Facebook and Murder, Trump and Taxes
Tuesday, April 18, 2017
Vol. 6, No.100
Streaming Death: Facebook is defending itself after a Cleveland man posted video of himself randomly killing an elderly man, and then went live on Facebook announcing the murder. More than two hours passed before Facebook took down the videos.
A company statement said they are reviewing their procedures but, “In this case, we did not receive a report about the first video, and we only received a report about the second video — containing the shooting — more than an hour and 45 minutes after it was posted.”
The statement went on, “We disabled the suspect’s account within 23 minutes of receiving the first report about the murder video, and two hours after receiving a report of any kind. But we know we need to do better.”
Part of their problem is that users can go live with anything they want. It’s technology ungoverned. And while algorithms can pick up suspicious words and phrases, video is almost impossible to read.
A manhunt is underway in several states for the shooter.
The Tax Man: President Trump promised dramatic tax reform during his campaign even while refusing to reveal his own tax returns for public evaluation. Now, congressional Democrats say they will refuse to cooperate with Trump’s reform plans unless they know how Trump and his family might benefit from changes, according to the NY Times.
Despite big promises, Trump has not offered a tax plan and congressional Republicans are mired in their own politics, much as they were with healthcare. It might also be hard to pass some of the favorite Republican reforms that would not benefit the Trumps. Getting rid of the alternative minimum tax, and the estate tax, would make them richer.
Spicey Says: Press Secretary Sean Spicer yesterday defended the denial of public access to the White House visitor logs saying, “We’re following the law as both the Presidential Records Act and the Federal Records Act prescribe it.” The White House must preserve the records, but is not required to release them.
The Obama White House released most of their visitor records, but kept some private, which Spicer called a “faux attempt” at transparency. “When you go through and you scrub everyone’s name out that you don’t want everyone to know, that really is not an honest attempt to doing it,” he said about the Obama policy.
The Canary Election: President Trump was up early this morning tweeting against the Democratic candidate in a congressional special election in Georgia. “Democrat Jon Ossoff would be a disaster in Congress. VERY weak on crime and illegal immigration, bad for jobs and wants higher taxes. Say NO”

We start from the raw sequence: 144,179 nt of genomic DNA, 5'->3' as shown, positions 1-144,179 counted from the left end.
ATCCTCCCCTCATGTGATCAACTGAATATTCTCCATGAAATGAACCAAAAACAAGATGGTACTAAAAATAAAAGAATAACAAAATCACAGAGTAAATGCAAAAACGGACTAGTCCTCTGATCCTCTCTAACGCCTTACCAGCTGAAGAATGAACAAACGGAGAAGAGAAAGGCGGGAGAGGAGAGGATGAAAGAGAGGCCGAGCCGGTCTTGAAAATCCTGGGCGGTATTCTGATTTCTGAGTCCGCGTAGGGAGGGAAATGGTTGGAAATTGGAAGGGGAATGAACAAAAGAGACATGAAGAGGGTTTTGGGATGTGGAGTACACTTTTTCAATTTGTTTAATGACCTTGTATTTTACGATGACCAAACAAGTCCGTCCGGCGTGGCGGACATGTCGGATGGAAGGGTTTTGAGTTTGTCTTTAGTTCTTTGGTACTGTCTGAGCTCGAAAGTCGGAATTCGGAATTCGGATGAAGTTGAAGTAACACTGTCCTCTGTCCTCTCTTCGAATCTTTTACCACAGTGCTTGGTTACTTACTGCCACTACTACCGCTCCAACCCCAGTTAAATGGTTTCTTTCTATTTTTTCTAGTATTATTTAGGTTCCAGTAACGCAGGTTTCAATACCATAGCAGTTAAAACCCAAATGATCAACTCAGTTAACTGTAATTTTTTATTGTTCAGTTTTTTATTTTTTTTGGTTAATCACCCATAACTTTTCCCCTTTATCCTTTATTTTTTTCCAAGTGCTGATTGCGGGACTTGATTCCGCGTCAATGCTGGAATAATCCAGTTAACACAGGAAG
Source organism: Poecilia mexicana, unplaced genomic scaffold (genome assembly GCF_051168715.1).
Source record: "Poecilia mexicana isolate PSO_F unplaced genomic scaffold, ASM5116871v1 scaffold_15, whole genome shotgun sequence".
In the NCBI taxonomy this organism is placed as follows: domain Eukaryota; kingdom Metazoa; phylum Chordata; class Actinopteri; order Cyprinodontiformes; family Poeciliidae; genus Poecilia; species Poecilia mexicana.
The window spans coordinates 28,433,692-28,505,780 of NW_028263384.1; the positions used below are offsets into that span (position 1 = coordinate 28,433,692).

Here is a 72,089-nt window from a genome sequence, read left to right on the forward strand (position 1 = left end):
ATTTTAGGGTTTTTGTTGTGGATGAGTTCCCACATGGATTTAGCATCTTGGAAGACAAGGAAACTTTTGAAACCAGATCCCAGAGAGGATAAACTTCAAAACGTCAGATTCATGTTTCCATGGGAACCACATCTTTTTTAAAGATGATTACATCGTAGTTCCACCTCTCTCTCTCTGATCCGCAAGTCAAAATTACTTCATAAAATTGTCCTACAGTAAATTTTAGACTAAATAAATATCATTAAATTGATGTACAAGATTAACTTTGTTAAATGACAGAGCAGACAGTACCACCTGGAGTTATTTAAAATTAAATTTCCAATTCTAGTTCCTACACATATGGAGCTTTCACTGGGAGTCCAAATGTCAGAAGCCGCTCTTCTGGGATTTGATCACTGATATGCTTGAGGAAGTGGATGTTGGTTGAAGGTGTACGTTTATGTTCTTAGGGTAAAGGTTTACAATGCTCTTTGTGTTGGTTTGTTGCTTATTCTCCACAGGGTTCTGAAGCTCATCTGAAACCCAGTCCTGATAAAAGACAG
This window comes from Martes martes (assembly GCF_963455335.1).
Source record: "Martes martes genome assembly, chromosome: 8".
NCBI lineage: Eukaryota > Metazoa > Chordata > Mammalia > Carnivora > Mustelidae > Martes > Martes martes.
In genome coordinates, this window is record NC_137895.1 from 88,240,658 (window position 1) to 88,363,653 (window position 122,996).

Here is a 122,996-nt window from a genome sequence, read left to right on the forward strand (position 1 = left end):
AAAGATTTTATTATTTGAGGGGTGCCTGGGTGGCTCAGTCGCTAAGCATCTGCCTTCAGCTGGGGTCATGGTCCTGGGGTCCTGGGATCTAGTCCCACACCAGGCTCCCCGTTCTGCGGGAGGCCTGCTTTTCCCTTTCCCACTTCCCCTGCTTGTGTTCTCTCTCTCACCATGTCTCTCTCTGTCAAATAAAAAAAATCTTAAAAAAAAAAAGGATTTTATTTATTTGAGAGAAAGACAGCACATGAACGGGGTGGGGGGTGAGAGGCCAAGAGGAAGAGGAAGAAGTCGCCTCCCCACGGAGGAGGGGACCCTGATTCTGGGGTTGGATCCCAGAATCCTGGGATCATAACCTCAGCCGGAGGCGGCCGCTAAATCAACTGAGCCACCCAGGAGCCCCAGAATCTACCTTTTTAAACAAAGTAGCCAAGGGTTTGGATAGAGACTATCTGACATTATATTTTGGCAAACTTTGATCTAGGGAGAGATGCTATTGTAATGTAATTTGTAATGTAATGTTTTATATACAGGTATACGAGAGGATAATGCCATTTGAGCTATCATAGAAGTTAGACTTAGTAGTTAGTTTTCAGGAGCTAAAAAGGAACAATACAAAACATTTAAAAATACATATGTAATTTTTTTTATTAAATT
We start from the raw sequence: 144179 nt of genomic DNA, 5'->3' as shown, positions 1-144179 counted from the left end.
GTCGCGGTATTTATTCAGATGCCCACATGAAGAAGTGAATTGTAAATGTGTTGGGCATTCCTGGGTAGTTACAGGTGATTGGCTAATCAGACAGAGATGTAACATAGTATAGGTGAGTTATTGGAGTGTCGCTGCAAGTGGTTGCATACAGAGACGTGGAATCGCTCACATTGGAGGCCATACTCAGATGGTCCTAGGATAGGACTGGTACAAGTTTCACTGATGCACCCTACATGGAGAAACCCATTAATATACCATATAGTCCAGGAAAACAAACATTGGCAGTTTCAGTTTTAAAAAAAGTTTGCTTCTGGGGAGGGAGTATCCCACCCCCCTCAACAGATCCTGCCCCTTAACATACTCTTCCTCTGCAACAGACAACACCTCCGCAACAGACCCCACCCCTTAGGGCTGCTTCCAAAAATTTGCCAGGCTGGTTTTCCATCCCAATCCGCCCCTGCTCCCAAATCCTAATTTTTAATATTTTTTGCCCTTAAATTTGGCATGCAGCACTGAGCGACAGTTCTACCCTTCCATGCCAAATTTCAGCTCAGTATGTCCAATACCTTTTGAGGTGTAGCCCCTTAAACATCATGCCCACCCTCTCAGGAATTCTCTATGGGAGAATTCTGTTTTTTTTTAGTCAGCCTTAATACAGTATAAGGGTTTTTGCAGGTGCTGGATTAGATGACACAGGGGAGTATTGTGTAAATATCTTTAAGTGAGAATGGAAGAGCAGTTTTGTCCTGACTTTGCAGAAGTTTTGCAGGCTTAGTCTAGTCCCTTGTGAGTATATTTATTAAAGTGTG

The national Democrats have poured more than $8 million into Ossoff’s campaign, hoping to turn a traditionally Republican seat and fire a warning shot at the president. Ossoff, who has never run for office before, has to win 50 percent of the vote to win outright against 11 Republicans running against him
Drug Rain: Court papers reveal that the music star Prince, who died of an overdose, had narcotic painkillers stashed all over his house, some of them in aspirin and vitamin bottles. Prince did not have a prescription for many of the drugs, and some were prescribed in someone else’s name. Prince was found dead in the elevator of his Paisley Park, Minn. home in April last year.
Brexit: British Prime Minister Theresa May stunned the country calling for an early election, hoping to solidify support for the Conservative Party heading into the country’s exit from the European Union. May became prime minister only in July.
May said, “In recent weeks, Labour have threatened to vote against the final agreement we reach with the European Union. The Liberal Democrats said they want to grind the business of government to a standstill.” But she runs the risk that she could lose support in the election, not gain it.
The Runner: Fifty years after being the first woman to officially run the Boston Marathon, Kathrine Switzer at age 70 ran the race again, crossing the finish line at 4:44:31, an average mile of 10:51.
Switzer became a sensation in 1967 when a race official tried to pull her off the course because she was a woman. Switzer’s boyfriend at the time, a huge former football player, sent the official flying with a body block. Switzer had no intention of changing the world, but she did.